A High Court case has shown up problems that can arise when a person appointed to act for someone lacking mental capacity dies and is not automatically replaced.
"There appears to be nothing in the Mental Capacity Act (MCA)... that allows for any agency, such as the Office of the Public Guardian or the Insolvency and Public Trustee's Office , to act in the place of the deceased deputy, " said Judicial Commissioner Aedit Abdullah.
His remarks came in judgment grounds released yesterday in the case of a man who bought a $270,000 HDB flat from a dementia-ridden owner, whose daughter acted on his behalf.
The seller's daughter, Ms Millicent Ruby De Silva, had obtained a court order in 2009 under the then Mental Disorders and Treatment Act, later replaced by the MCA. This authorised her to represent her father at court hearings but did not empower her to execute documents in relation to his properties.
Ms De Silva acted for her father in completing the sale of the unit in 2010 to Mr Peter Nathan, who was in a relationship with her. He moved in with them, but after she died in April 2012, his relationship with her father soured and he could not live with him any more.
Mr Nathan said the two surviving children of Mr Arthur De Silva Petiyaga, 75, who had dementia and other medical conditions, had declined to take care of him when approached.
He then took legal action to possess the house in 2014 but learnt he was not the registered owner of the flat as the late Ms De Silva's signatures on the documents on her father's behalf were invalid.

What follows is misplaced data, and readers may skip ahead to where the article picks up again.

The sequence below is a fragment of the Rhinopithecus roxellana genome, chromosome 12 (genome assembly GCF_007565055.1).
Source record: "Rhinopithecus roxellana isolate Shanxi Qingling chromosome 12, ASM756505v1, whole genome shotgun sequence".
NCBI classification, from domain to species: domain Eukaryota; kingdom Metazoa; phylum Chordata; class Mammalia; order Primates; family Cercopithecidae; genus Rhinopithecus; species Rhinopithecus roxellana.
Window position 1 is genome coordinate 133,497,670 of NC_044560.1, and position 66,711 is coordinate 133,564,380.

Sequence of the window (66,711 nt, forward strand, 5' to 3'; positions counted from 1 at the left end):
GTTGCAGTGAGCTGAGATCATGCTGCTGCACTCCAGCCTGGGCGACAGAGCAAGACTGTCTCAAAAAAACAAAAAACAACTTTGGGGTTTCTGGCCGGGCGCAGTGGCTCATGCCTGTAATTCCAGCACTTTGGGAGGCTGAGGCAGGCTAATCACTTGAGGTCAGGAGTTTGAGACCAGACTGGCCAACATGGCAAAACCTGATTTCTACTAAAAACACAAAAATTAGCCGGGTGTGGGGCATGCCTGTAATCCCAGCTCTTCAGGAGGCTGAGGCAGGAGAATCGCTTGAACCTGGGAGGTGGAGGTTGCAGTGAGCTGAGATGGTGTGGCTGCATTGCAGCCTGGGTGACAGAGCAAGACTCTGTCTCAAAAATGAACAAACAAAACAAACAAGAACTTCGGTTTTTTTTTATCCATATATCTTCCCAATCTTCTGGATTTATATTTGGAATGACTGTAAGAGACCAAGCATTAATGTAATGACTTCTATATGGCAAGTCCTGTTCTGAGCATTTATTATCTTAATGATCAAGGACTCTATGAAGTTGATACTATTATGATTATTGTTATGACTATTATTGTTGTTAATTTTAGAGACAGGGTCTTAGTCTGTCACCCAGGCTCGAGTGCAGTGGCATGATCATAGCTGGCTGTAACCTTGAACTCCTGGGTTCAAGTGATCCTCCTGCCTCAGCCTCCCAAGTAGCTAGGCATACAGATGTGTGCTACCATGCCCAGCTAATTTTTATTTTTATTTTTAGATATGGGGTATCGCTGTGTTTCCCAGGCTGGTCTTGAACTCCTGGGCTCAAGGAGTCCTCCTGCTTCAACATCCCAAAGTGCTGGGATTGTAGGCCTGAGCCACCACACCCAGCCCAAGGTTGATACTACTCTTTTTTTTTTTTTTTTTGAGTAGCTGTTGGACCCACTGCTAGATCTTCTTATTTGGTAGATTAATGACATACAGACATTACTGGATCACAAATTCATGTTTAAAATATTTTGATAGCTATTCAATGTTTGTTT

Mr Nathan then applied to the High Court for an order to "perfect" the sale of the flat to him. His lawyers from Vision Law LLC argued that all parties had consented to the sale then and it was appropriate for the court to intervene.
JC Abdullah disagreed and rejected the move, but not before exploring several avenues to try to resolve the case in the interest of all.
He noted that Mr Nathan had to live in the open at times.
The best course was to appoint a a new deputy to look after the interests of Mr De Silva, but family members were unable or unwilling and neither was the Public Trustee or Public Guardian able to take up the task, noted the judge.
Noting that the late Ms De Silva had no powers to authorise the sale on her dad's behalf in the first place, the judge said the court cannnot intervene in this case. While it could under the MCA, this case was not started under the MCA, he said.
He said the significant issue was that there was no mechanism to allow the Public Guardian or other agencies to act for Mr De Silva immediately after his daughter died.
He suggested if the courts had the flexibility for such cases, it could initiate MCA proceedings to appoint a deputy and give directions to resolve the case even if there was no such application.
He said such a "judge-led approach" would be a departure from the current adversarial-style arrangements. "This may be a matter for the relevant agencies to consider," he added. Mr Nathan is appealingagainst the judgment.